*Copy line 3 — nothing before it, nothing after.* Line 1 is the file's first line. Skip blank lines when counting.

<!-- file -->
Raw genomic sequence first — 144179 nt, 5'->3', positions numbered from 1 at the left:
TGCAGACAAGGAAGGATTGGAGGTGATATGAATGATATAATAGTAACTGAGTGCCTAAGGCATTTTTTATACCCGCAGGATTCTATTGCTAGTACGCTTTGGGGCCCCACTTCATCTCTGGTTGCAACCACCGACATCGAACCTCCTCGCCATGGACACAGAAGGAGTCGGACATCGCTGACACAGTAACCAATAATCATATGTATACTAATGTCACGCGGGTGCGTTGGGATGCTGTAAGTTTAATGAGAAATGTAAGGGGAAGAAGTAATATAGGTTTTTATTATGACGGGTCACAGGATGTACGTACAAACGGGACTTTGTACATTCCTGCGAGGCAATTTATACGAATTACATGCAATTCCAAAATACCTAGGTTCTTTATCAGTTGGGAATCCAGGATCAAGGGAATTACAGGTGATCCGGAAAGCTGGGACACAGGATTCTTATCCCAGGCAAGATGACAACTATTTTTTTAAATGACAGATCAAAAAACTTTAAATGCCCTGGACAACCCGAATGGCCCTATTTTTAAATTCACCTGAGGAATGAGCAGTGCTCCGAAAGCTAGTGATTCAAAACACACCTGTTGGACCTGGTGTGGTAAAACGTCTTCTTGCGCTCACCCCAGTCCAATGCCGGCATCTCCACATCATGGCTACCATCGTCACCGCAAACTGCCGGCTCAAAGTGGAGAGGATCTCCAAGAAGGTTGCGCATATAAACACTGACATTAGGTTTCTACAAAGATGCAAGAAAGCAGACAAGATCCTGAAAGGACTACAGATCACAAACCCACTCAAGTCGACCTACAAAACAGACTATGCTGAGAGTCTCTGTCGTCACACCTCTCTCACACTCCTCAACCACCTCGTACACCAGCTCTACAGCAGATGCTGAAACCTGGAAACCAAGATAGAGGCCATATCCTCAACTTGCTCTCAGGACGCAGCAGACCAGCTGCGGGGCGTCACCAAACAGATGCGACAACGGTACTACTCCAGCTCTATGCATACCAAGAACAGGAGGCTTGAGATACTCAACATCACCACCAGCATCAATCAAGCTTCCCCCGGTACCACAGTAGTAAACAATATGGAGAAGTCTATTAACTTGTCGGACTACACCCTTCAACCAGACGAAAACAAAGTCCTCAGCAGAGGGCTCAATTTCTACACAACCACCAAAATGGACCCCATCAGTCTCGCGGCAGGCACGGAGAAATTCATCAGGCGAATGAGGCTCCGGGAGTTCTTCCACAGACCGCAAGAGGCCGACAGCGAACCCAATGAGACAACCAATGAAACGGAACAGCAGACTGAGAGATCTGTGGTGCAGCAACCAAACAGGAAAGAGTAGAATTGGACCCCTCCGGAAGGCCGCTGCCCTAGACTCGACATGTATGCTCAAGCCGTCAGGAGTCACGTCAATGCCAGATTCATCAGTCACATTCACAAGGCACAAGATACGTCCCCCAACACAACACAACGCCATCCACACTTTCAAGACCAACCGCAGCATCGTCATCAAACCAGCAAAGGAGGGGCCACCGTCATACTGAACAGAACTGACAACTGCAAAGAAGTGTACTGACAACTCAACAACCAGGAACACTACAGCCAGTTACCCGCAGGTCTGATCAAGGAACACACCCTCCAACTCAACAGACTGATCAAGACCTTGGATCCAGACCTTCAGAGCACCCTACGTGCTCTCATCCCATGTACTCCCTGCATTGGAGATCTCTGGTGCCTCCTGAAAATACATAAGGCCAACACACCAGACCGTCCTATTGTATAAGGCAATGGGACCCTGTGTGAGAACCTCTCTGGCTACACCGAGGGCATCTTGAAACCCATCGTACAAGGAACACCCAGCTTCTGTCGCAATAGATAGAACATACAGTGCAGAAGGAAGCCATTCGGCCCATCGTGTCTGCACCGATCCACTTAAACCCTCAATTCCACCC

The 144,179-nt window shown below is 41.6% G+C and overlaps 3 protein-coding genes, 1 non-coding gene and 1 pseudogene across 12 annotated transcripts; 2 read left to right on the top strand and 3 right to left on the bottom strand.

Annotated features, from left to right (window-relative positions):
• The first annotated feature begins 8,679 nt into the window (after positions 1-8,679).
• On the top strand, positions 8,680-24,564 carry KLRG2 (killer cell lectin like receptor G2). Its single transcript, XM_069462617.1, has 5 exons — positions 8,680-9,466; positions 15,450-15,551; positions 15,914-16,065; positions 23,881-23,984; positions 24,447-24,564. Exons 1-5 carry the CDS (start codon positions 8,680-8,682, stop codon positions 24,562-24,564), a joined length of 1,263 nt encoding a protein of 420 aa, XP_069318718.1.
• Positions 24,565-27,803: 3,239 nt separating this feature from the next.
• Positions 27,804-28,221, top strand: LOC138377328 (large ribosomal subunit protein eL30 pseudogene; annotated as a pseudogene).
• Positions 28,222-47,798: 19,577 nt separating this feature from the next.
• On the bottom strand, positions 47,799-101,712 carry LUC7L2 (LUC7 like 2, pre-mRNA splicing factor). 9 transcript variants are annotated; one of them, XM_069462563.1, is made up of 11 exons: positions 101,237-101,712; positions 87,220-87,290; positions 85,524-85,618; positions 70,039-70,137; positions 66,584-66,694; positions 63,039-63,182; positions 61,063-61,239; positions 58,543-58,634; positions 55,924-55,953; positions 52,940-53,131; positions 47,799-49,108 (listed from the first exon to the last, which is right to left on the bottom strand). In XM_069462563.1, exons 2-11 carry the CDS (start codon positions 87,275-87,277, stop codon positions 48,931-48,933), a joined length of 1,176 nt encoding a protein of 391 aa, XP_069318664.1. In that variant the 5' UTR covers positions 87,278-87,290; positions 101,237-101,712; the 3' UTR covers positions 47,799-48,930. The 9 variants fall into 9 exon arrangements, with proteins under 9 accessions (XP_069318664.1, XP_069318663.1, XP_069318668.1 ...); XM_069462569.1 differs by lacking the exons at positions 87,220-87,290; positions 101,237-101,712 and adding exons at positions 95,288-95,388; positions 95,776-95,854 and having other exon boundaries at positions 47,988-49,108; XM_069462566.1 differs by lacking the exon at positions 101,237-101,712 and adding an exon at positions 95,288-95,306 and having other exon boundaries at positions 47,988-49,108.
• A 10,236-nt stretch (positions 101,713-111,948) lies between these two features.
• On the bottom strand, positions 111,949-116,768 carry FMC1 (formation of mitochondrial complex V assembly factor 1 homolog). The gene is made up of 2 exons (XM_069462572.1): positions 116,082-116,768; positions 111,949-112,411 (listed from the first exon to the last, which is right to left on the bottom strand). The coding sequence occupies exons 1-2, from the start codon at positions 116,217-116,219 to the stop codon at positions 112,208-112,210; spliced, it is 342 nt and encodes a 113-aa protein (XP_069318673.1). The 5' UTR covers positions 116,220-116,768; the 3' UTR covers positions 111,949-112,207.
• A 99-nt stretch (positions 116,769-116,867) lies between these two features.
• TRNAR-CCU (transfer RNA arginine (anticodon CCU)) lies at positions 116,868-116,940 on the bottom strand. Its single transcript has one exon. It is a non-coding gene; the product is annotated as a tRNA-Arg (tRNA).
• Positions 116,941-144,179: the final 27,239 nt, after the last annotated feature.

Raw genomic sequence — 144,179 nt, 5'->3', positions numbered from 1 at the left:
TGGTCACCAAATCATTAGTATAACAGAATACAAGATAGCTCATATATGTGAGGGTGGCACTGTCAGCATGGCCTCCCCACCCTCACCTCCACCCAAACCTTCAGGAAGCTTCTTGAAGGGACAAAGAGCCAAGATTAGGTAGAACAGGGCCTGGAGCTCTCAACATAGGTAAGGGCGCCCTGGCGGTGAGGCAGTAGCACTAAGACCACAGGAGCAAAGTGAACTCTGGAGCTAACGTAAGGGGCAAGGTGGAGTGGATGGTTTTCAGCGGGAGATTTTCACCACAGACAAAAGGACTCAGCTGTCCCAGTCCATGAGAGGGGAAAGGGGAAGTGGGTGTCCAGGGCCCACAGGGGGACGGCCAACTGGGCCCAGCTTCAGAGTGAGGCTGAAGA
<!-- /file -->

The 144,179-nt window shown below is 41.6% G+C and overlaps 3 protein-coding genes, 1 non-coding gene and 1 pseudogene across 12 annotated transcripts; 2 read left to right on the top strand and 3 right to left on the bottom strand.